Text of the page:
“Blessed are you who weep now, for you shall laugh” (Luke 6:21).
What does Jesus promise when he says that we will laugh? What will we laugh about in the new creation? What type of laughter had God inspired in his people?
The story from the Hebrew Scriptures in which laughter plays most prominently is the birth of Isaac (“he laughs” in Hebrew) to Abraham and Sarah. Both of the old pair responded to the suggestion of conception and birth as if it were a joke. Yet God challenged these incredulous responses with reason for better laughter: “Is anything too wonderful for the LORD?” (Genesis 18:14) What would give Abraham and Sarah a genuine, divinely-endorsed, lifelong chuckle was the miraculous intervention of YHWH into their barren, elderly, childless family. When God transformed their cul-de-sac into an interstate, all they could do was laugh. As Sarah said, “God has made laughter for me; everyone who hears will laugh over me” (Genesis 21:6).
Psalm 126 captures this laughter over unexpected divine reversals. “When the LORD restored the fortunes of Zion, we were like those who dream. Then our mouth was filled with laughter, and our tongue with shouts of joy; then they said among the nations, ‘The LORD has done great things for them.’ The LORD has done great things for us; we are glad” (Psalms 126:1–3). While the exact incident this song recounts is not specified, the cause for the laughter is clear: YHWH had acted in ways expected only in dreams and fairy tales. The delightful shock over his wondrous works merited one human response. “Our mouth was filled with laughter.” So great was the reversal of fortunes for Israel that even the gentile nations observed, “YHWH has done great things for them.”
Nowhere in the Old Testament is this reversal of fortunes more pronounced than the book of Esther. The beautiful young woman at the center of the story goes from being a parentless exile to beloved queen. Because of the the divine favor Esther receives, Haman is hung on the very gallows he built for Mordecai, while Mordecai takes Haman’s place as the king’s most influential advisor. The Jewish people, instead of being exterminated by their enemies, gain the upper hand and plunder their enemies. Thus Esther is considered by many to be a comedy. While laughter is not specifically mentioned, the story explains the annual “days of feasting and gladness” over “the month that had been turned for them from sorrow into gladness and from mourning into a holiday” (Esther 9:22). This is God’s brand of laughter.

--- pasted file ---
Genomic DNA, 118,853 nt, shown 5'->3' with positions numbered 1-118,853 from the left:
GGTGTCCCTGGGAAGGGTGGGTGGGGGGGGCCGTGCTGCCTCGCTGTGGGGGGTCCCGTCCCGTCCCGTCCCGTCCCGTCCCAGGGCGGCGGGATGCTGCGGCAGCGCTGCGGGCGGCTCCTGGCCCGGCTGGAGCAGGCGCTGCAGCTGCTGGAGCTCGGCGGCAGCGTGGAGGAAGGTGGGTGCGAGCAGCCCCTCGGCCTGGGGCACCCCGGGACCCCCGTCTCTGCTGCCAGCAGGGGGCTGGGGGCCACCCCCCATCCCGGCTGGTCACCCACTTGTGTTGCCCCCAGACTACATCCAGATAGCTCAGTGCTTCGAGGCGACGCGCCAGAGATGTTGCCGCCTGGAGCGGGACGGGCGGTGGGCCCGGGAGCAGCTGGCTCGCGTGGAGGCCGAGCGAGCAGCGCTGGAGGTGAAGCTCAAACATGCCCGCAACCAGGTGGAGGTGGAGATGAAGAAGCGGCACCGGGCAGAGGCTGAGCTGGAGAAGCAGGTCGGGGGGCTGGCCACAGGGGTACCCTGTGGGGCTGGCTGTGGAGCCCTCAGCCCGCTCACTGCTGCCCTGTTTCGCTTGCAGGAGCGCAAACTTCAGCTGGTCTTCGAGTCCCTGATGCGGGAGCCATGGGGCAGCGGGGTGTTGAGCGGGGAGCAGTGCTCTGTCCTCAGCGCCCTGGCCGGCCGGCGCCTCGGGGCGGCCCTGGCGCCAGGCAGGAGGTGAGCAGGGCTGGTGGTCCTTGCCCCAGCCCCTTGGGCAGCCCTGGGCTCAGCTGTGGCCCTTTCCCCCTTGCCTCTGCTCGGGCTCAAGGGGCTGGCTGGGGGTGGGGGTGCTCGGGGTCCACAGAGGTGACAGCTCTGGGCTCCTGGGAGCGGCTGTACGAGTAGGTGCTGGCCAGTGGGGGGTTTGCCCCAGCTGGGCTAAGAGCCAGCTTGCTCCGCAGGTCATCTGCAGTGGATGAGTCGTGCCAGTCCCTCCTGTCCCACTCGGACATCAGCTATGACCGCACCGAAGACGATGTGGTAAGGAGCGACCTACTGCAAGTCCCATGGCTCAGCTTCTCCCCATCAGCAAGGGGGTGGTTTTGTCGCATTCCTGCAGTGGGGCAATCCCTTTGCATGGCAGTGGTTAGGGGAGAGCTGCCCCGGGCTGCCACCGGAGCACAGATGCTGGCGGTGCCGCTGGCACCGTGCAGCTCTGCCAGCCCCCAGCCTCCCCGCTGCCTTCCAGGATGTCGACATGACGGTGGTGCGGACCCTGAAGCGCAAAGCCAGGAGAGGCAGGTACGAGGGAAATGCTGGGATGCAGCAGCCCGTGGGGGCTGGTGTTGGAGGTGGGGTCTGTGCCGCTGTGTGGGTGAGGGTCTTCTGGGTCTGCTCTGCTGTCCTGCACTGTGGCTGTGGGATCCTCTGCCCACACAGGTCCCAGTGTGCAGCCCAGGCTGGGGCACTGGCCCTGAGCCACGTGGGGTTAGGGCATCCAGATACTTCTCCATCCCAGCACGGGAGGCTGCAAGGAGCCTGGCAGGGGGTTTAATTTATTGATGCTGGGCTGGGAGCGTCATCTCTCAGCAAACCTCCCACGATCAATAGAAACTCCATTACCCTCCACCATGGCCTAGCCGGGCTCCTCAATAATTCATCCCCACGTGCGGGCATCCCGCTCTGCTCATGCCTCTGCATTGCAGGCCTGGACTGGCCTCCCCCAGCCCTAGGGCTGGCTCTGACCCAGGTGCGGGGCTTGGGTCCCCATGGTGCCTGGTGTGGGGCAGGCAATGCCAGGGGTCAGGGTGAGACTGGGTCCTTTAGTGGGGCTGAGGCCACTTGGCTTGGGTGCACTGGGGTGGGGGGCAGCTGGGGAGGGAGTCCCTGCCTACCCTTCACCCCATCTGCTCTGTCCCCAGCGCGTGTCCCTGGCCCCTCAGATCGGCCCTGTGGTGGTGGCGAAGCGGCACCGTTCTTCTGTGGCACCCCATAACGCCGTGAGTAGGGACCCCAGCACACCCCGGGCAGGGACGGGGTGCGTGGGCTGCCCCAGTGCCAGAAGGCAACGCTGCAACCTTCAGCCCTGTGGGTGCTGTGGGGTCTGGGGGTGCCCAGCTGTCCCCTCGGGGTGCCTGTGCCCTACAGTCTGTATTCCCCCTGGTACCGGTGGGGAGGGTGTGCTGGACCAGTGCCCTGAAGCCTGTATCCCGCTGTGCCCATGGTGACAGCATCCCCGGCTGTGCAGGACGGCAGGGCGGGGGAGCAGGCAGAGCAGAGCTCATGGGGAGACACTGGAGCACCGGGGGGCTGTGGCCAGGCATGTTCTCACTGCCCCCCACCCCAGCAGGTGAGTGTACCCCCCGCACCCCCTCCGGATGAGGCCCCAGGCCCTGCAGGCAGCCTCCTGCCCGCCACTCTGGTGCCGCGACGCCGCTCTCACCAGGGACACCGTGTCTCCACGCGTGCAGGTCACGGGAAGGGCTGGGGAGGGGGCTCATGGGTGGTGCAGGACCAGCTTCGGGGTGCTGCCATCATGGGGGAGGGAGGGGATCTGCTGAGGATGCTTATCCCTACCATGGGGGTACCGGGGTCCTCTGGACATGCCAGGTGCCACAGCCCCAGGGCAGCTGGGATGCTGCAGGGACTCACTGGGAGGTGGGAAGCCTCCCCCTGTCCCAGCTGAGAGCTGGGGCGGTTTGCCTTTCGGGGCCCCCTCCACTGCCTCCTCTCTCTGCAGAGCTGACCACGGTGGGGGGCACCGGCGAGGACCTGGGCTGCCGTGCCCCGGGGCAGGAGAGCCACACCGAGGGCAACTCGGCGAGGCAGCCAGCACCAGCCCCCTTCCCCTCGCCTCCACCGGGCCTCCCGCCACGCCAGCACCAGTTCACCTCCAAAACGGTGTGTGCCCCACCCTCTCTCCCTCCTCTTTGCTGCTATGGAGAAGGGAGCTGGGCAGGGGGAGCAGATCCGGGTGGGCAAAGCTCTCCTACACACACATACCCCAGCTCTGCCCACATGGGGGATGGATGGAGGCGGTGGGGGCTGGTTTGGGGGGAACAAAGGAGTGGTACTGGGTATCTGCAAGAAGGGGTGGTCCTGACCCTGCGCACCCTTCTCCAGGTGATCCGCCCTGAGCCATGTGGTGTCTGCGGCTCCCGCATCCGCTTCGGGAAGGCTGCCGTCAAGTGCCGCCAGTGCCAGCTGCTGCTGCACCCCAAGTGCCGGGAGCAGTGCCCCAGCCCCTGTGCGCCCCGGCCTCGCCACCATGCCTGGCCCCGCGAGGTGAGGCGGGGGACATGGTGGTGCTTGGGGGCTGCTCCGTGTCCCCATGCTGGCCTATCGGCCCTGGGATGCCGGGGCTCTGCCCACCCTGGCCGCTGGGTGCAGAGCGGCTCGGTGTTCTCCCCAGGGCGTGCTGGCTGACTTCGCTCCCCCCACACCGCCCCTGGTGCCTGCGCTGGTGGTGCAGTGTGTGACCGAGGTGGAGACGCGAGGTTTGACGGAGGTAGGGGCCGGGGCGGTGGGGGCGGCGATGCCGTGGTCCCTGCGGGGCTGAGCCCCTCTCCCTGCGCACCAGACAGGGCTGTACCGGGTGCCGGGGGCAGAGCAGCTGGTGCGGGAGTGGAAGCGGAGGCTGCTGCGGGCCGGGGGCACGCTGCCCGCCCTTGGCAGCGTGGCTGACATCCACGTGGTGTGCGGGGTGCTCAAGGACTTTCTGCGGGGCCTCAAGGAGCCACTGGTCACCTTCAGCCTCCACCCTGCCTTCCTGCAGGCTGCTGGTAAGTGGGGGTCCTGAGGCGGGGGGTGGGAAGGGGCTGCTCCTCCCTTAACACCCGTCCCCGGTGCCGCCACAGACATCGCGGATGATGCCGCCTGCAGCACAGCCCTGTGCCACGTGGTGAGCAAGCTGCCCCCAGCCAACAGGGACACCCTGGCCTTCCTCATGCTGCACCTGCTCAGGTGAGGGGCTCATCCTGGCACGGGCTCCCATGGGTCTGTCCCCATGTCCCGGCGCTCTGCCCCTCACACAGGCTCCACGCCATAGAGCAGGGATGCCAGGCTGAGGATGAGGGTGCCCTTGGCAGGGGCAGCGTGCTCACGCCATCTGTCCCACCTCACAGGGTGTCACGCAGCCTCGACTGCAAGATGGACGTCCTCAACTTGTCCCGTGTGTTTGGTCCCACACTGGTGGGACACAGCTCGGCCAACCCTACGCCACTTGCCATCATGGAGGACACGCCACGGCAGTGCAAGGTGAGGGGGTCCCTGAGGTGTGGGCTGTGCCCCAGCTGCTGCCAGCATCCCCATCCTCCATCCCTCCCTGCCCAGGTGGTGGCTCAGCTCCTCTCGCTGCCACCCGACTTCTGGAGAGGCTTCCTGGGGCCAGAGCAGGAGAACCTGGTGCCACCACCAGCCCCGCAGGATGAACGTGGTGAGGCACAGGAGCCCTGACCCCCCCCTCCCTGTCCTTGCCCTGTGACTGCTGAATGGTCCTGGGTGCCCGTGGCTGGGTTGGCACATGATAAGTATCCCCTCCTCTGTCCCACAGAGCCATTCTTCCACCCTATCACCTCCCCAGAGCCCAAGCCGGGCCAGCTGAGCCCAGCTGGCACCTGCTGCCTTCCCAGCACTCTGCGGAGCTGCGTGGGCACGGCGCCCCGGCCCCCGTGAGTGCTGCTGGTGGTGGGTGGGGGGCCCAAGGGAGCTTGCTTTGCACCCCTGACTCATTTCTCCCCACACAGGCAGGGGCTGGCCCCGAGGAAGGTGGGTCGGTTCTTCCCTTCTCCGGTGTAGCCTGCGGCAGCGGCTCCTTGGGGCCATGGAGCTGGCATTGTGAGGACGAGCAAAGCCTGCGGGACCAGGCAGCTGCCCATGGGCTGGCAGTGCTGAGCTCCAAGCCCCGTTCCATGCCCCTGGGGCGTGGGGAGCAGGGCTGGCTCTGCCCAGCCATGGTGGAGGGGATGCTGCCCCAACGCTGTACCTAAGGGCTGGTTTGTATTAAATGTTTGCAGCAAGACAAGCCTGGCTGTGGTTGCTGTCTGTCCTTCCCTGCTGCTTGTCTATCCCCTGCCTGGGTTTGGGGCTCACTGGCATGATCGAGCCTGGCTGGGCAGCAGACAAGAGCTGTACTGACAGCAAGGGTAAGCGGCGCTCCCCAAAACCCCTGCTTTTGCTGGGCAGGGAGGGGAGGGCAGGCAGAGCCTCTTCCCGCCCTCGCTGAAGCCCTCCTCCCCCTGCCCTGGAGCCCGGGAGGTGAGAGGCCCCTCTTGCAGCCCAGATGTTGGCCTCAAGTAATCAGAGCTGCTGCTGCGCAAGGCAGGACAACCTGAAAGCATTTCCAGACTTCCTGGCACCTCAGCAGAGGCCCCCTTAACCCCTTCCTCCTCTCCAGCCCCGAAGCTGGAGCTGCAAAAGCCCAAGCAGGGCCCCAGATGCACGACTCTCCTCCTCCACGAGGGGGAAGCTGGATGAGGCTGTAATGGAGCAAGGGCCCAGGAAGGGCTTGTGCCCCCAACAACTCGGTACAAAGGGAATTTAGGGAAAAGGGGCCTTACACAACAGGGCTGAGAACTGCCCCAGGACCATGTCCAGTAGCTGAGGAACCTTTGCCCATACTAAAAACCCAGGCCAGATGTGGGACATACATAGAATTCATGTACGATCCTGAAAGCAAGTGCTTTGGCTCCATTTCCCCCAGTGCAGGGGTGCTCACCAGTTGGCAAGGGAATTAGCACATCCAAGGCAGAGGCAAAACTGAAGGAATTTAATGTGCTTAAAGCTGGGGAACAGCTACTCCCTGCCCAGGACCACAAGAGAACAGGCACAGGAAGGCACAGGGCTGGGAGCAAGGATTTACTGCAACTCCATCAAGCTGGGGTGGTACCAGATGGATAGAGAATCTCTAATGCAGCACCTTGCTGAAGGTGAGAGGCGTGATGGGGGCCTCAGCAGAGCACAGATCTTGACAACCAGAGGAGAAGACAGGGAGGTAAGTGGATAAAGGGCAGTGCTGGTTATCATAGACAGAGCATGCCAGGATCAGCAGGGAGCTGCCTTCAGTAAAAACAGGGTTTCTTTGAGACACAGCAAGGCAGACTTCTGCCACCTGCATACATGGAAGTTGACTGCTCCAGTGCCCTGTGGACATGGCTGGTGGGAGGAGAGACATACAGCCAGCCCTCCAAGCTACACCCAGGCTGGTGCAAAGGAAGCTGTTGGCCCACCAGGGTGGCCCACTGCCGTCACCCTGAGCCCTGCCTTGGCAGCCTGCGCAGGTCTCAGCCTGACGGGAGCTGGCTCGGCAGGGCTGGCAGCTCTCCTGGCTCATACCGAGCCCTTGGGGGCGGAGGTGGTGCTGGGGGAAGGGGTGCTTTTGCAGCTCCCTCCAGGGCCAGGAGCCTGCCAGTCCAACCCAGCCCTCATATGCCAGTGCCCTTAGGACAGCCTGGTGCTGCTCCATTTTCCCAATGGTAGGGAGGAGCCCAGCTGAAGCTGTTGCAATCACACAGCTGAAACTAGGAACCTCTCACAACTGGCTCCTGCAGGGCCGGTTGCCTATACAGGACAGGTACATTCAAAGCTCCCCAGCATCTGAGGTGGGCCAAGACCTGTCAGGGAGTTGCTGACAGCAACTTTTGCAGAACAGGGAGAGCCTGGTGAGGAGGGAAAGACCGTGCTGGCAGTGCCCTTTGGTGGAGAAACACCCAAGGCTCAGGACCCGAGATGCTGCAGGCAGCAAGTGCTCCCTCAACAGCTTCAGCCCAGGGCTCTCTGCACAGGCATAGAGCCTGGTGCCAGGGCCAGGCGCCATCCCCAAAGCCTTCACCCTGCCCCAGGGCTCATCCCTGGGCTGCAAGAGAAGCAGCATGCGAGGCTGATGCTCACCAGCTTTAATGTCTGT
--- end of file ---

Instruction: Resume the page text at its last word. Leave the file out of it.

With this backdrop in mind, consider again Jesus’ promise: “Blessed are you who weep now, for you shall laugh” (Luke 6:21). The reason we will laugh in the new creation is the same reason Abraham and Sarah, the singers of Psalm 126, and the Jews in Persia laughed: God’s great reversal of fortunes. As such, the only ones who will “get it” are those who join Jesus in weeping over the present, tragic state of affairs. “You who weep” are the ones who will not accept physical deterioration, broken relationships, or systemic injustice as a normal part of God’s world. They refuse to retreat from the brokenness or rest content with temporary comfort, wealth, and power. Their mantra remains, “This is not how it was supposed to be” and their prayer is “Your kingdom come” (Luke 11:2).
And when the kingdom does finally and fully come, the tears of mourning will be turned into tears of joy. When we see the heavens and earth made new, we will throw our heads back and laugh with irrepressible gladness. The reign of God–arrived, not craved–will inspire unprecedented delight and celebration. We will feast and dance and revel forever in the presence of our King.
Until then we will laugh at stories, word plays, honest mistakes, and humorous banter. But let us not mistake this for true laughter, and let us refuse to join in with the world’s laughter over the very things that should make us weep. Indeed, let us prepare our hearts for laughing well in that great day of divine reversals by weeping well in the present.